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From the first series of "Lloyd Hamilton Talking Comedies" from 1929, this begins with a glee-club vocal sung by prisoners behind bars, behind the opening credits as they roll. I've seen a few shorts beginning with glee club vocals from 29-30--was this just to present "sound" of any sort since the novelty had not yet worn off? In any event, this is a Lloyd Hamilton classic. Gangster leader Nick the Sheik (Hamilton) is released from jail and manages to run into "collector of rare coins" Vernon Snodgrass (also Hamilton), who looks exactly like him. With the cops after Nick AND Nick's old girlfriend wanting to get the romance cooking, you can imagine the confusion that ensues. The dual role really allows Hamilton to shine, and this master physical comedian steals the show. Rita La Roy (as the gangster's girl) is very sexy, with her short 20's hair, as she tries to seduce Hamilton--if anyone has her 1930 feature PLAYTHINGS OF Hollywood, I'd love a copy! For a 1929 short, this moves well and is quite fluid. Obviously, director William Watson learned quickly how to compensate for the drawbacks of sound recording technology. Definitely worth finding (it's on an old Grapevine compilation of Hamilton shorts).
This early Warner Brothers short subject was by way of introducing one
of vaudeville's best known song and dance men of the day, Georgie
Price. He was quite the headliner on stage though he never did make a
mark on the screen.
Price had a nice bravura style in the tradition of Al Jolson and Harry Richman. He started out as a child performer and since he never grew past 5'4" he played children well into adulthood. His theme song was Bye Bye Blackbirds.
On this short subject one of the songs he sings is Hello Sunshine Hello which I have a contemporary Al Jolson recording of. Since I had never seen or heard Price perform before contrasting him to Jolson was interesting.
I'm glad TCM showed this film tonight to give me and others a chance to see one of our forgotten vaudeville greats.
*** This review may contain spoilers ***
This is the second film I've seen from the highly-regarded but now
little-known Lloyd Hamilton and the first talkie -- and a very odd
two-reel comedy it is at that. There is some early-talkie awkwardness,
much of which emanating from lines which don't make a whole lot of
sense, but it only increased the level of Lloyd Hamilton himself in my
estimation and made me laugh quite a bit -- which of course is what a
comedy is for.
The story involves Hamilton as a rare coin dealer (in his typical comedy persona) being confused with an identical-looking recently-escaped gangster. The two are each played with such conviction and so differently that one can actually believe they are two different people. Nick the Sheik is played so straight that in his few scenes without Vernon Snodgrass there is really no comedy. His comic, non-tough-guy persona is also really subtly drawn and funny. Despite an adult body, he's very believably a prissy, fussy twelve-year-old -- and probably a majority of the laughs come from his little bits of business and reactions to what's going on. It's not so much set-piece gags that win here so much as Hamilton's opening switch from whistling to humming when told to knock it off, his way of taking money from the payphone, his way of calling for his mother confronted by the gangsters, or his getting excited about the car trip. I get the feeling Hamilton could have been an extraordinary legitimate actor from his handling of these two parts.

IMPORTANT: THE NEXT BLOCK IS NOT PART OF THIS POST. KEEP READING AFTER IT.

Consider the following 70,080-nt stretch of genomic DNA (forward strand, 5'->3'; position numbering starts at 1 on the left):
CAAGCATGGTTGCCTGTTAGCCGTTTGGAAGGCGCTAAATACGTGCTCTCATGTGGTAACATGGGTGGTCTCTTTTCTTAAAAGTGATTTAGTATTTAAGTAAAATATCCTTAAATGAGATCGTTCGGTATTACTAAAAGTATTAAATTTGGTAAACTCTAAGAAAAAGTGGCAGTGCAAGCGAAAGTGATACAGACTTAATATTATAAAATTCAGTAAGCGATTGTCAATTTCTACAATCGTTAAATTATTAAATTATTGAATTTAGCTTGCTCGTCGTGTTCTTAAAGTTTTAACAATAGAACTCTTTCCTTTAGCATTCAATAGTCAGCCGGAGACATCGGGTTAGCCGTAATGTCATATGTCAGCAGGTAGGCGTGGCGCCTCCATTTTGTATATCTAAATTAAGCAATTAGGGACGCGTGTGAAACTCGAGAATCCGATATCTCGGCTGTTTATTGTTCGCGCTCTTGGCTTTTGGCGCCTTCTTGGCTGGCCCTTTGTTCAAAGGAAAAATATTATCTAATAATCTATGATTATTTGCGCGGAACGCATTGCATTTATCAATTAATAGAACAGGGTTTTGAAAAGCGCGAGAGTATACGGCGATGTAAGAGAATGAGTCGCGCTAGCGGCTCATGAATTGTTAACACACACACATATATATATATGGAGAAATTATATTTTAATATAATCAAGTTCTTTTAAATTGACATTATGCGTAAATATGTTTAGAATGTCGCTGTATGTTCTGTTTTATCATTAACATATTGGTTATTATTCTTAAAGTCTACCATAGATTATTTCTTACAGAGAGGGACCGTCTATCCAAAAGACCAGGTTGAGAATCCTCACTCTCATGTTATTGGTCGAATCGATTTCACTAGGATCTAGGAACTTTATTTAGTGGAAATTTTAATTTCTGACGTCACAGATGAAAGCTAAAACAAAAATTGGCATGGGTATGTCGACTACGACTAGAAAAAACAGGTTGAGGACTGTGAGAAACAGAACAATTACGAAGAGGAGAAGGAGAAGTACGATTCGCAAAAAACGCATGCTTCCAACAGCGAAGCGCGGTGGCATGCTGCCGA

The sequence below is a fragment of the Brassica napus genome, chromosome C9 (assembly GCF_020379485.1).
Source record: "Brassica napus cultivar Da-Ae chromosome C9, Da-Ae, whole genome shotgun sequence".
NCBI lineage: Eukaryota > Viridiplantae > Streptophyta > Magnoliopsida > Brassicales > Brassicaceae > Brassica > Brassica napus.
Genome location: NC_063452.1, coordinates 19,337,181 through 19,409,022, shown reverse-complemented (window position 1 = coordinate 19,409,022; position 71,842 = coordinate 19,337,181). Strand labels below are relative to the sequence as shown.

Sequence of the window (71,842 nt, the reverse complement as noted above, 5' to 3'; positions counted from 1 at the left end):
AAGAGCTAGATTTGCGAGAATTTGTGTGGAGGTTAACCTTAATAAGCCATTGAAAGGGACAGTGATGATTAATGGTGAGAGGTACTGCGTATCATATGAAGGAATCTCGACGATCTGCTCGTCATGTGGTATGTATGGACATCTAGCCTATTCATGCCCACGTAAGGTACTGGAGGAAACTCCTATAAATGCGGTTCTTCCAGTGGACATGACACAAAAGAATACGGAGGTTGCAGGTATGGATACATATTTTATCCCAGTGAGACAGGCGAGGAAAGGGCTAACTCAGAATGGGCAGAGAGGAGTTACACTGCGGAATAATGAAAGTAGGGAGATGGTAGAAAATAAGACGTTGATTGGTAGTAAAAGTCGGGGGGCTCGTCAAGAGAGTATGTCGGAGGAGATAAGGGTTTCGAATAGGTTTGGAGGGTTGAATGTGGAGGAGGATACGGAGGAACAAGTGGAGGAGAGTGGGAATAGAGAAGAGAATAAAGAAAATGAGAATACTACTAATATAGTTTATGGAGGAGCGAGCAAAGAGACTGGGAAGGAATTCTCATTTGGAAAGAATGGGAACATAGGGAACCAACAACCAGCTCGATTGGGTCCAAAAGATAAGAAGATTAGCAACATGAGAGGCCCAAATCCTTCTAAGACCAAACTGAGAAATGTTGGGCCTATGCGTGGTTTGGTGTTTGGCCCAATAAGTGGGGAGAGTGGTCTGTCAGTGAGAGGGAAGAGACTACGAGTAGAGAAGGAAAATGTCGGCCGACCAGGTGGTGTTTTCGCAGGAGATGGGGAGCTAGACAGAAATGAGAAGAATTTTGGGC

One almost gets the sense that this is not an intrinsically funny short, but one that's lucky enough to leave space for an intrinsically funny comedian to ply his trade. Indeed, the all-out closing sequence tries hard to get laughs from the notion of a room full of people made to cry because of tear gas, and it isn't great. In cases like these, though, it's the end result that counts, and this was indeed funny overall.
My favorite of its little funny moments: Snodgrass-Hamilton sees a the escaped-gangster picture on the front page of the paper, realizes it's his spitting image, doesn't care what the story actually says, and, full of innocence and awe, announces to a nearby policeman "That's me!"
When you see the words, "An Educational Comedy", there are generally
two things you can be pretty sure of right off: Firstly, the movie
short you're about to see is not in the least bit "educational".
Secondly, it is not a "comedy". An unfunny waste of time, certainly,
and a disappointment all around no matter what its cast, credits and
other credentials. But comic? No way!
"Don't Be Nervous" is an excellent example of Educational at its worst. Despite his multiplicity of credits as director and writer, Watson's direction is so flat-footed he even makes the clever camera-work that unites both Hamiltons on screen seem ho-hum, tame and uninteresting.
As for the script, despite the humdrum moments of confusion, the only watchable thing about it is the fact that the done-to-death role of the gangster's sexy girl friend is played by Rita La Roy. Now Miss La Roy is quite something. She makes this short worth seeing all by herself. As for Ham Hamilton, one word describes him: Dull!
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